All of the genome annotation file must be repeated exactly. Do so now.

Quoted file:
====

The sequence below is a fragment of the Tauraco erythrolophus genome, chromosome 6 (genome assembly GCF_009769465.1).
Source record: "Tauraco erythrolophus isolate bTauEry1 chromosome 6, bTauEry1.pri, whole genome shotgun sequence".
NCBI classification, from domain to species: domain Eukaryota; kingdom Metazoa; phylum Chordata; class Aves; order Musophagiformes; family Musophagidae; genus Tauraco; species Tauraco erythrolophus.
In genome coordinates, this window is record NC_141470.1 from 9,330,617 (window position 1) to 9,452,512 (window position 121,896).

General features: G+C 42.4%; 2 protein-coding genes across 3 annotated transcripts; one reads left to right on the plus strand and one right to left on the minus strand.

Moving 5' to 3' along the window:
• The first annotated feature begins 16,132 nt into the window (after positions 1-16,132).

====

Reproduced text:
The sequence below is a fragment of the Tauraco erythrolophus genome, chromosome 6 (genome assembly GCF_009769465.1).
Source record: "Tauraco erythrolophus isolate bTauEry1 chromosome 6, bTauEry1.pri, whole genome shotgun sequence".
NCBI classification, from domain to species: domain Eukaryota; kingdom Metazoa; phylum Chordata; class Aves; order Musophagiformes; family Musophagidae; genus Tauraco; species Tauraco erythrolophus.
In genome coordinates, this window is record NC_141470.1 from 9,330,617 (window position 1) to 9,452,512 (window position 121,896).

General features: G+C 42.4%; 2 protein-coding genes across 3 annotated transcripts; one reads left to right on the plus strand and one right to left on the minus strand.

Moving 5' to 3' along the window:
• The first annotated feature begins 16,132 nt into the window (after positions 1-16,132).